As a self-employed writer and editor, I often work independently, quietly, and alone at home on my laptop. While the industrious grind of an espresso machine and social murmuring in a coffee shop can be a nice change of pace, I find that I’m most productive in my basement office with a mug of tea and my favorite slippers.
Yet, the work can be isolating. Sometimes I forget what it felt like to hear the tapping of other keyboards over the cubicle wall, or chat with an officemate at the water cooler. While I don’t miss the commute or the smelly breakroom fridge, I do miss collaborating with colleagues on shared projects and uniting toward a common goal. I miss brainstorming ideas in the editorial suite, scribbling article outlines and headline ideas, and celebrating a job well done with a round of beers.
Shortly after I decided to “go freelance,” I joined a women’s networking group. We meet monthly to talk about the challenges, successes, and day-to-day learning opportunities of being self-employed and small business owners. My original connection to the group is my friend Lauren, a photographer, graphic designer, and branding pro who contributes to an online food magazine a few times a year. I love her for her outstanding talent, sage advice and warm laughter. When she suggested we collaborate on a story together—her photos plus my writing—I jumped at the chance. I pitched a few story ideas and, amazingly, the publication accepted one.
The winning pitch centered around a woman brewery owner who overcame health struggles in order to produce a gluten-free beer, and, eventually, open a 100% gluten-free brewery. When I set off to interview the brewery owner, she was gracious, honest and humble, and revealed that her story would be incomplete without including her friend and fellow entrepreneur, the owner of a gluten-free malt house.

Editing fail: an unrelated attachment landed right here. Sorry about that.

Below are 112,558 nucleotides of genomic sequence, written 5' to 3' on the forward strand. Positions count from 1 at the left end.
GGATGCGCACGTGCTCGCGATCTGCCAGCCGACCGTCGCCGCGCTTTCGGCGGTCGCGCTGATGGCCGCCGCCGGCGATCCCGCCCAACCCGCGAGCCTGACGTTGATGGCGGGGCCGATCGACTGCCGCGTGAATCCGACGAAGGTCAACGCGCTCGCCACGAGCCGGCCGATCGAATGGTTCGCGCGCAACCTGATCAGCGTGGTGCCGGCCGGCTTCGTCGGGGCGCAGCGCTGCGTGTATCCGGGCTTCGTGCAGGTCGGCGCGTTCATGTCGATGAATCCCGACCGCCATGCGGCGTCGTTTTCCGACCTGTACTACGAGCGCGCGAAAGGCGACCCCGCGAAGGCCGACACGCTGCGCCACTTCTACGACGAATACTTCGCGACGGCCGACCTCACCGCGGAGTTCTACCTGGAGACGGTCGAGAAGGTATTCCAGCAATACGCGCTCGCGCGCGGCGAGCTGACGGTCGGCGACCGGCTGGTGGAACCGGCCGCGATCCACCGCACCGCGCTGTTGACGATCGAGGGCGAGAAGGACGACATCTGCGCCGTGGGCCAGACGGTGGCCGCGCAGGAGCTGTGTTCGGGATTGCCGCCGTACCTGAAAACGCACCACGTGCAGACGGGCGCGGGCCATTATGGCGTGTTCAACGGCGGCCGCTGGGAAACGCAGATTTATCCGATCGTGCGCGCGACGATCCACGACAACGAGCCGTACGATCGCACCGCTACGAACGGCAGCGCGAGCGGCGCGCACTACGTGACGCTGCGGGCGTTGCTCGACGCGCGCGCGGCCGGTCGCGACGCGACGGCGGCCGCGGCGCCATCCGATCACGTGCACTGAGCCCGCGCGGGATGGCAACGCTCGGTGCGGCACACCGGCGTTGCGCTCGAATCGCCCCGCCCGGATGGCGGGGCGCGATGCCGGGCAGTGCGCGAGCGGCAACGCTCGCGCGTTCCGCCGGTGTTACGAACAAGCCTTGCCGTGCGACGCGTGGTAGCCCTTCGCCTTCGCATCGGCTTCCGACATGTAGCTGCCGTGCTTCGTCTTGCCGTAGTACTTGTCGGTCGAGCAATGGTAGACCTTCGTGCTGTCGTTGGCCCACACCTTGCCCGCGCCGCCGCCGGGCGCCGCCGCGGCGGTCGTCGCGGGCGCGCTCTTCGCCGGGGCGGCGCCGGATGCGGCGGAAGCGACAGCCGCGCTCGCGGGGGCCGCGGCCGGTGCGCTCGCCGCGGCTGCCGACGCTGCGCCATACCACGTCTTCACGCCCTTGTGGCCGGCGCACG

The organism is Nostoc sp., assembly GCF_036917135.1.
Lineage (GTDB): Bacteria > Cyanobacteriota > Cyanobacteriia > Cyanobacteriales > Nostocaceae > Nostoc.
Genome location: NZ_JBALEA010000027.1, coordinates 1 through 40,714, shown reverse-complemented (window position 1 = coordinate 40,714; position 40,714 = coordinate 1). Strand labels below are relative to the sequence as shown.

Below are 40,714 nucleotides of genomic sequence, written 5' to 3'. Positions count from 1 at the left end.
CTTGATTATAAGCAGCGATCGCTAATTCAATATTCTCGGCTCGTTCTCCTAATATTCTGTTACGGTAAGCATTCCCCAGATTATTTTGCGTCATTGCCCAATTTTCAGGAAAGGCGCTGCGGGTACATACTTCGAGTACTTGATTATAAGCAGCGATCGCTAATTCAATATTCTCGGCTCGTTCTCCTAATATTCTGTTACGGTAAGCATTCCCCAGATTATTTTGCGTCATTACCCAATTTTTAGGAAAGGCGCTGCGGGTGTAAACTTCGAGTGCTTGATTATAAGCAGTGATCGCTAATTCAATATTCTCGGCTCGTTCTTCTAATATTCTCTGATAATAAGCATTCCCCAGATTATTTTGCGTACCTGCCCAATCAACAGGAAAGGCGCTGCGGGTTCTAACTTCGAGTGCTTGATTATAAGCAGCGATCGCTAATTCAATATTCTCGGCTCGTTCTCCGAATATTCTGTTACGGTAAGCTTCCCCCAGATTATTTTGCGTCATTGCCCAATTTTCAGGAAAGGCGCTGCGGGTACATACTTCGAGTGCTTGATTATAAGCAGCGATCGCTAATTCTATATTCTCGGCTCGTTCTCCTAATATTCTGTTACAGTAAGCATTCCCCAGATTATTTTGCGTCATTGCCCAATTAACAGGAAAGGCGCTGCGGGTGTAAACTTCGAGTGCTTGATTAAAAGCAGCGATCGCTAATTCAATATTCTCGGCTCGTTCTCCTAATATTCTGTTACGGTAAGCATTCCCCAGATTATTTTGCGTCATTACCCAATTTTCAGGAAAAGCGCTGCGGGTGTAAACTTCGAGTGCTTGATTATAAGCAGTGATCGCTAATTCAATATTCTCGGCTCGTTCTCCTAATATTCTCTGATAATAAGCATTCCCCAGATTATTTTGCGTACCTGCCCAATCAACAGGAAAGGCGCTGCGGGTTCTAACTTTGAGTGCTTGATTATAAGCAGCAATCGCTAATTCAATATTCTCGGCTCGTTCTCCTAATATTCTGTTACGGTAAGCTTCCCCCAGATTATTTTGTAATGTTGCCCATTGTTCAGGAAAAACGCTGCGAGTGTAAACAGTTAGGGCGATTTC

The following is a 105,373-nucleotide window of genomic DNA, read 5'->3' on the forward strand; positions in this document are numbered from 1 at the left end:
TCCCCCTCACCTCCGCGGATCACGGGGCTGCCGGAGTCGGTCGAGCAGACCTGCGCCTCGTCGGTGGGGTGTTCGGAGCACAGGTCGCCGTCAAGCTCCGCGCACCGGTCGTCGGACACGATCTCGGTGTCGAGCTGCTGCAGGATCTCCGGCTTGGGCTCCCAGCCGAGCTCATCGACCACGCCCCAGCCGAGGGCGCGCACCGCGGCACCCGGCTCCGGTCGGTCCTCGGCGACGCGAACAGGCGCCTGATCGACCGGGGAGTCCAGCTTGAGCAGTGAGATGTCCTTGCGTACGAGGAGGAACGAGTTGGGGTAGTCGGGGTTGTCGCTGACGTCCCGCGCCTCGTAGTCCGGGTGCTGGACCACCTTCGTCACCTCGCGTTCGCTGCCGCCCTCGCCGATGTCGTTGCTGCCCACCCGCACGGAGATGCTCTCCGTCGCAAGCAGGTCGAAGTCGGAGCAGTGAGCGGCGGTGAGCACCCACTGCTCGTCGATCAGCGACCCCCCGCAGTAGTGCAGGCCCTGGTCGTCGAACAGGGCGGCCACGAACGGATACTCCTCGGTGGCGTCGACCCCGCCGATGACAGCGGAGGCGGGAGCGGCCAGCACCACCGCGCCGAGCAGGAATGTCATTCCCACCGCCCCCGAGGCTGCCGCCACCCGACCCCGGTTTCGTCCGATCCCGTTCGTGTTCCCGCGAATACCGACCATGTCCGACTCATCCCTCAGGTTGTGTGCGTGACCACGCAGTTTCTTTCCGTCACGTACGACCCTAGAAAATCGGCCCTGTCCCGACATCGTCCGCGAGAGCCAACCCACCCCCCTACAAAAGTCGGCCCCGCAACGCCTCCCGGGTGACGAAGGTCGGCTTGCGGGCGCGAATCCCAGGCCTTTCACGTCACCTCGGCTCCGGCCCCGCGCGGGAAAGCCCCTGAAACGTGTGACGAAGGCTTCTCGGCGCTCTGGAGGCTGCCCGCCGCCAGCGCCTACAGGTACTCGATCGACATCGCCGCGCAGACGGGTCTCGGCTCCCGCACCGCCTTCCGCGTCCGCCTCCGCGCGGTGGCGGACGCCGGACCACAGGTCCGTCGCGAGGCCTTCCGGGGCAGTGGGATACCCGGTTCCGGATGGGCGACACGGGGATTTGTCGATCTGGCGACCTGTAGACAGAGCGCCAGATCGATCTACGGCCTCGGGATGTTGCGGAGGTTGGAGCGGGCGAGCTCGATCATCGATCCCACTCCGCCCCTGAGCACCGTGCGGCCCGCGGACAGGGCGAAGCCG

If you know about beer, then you know that malted grain plays a key role in the four ingredients that make up beer (along with water, yeast and hops). Upon interviewing the maltstress (and yes, that’s her real title!), it was apparent that these two business owners had collaborated with each other for years and would continue to do so in order for their businesses to succeed. While I captured quotes and outlined my ideas on paper, Lauren captured photos of the women, the rural grain elevator-turned-malt house, and the brewery where it all came together. I loved seeing Lauren’s images, and I appreciated sharing my drafts with her as the story came together. After weeks of drafting, editing, and editing some more, we submitted the piece.
It wasn’t until the story published—with Lauren’s gorgeous photos adding untold depth to my prose—that I realized the connection: just as the brewery owner and maltstress collaborate to produce one-of-a-kind beer, Lauren and I had collaborated to create a written and visual documentation of their journey. While we don’t share an office or even the same city anymore, we’d been able to brainstorm an idea, refine the process, and collaborate to create our own successful product. I look back and feel honored that I got to tell this story of collaboration…while I myself collaborated with a talented friend.
I hope we do it again someday soon, but for now, the only thing left to do is celebrate with a round of beers.
Monica Parpal Stockbridge is a writer, editor and communications consultant. She launched her career writing about commercial refrigerators for an e-commerce startup before landing a role with a food and restaurant magazine. She’s written for branding firms, tech companies and marketing agencies, and she’s a big fan of craft beer. Her friend and collaborator is Lauren DeFilippo. Read their story at Life & Thyme.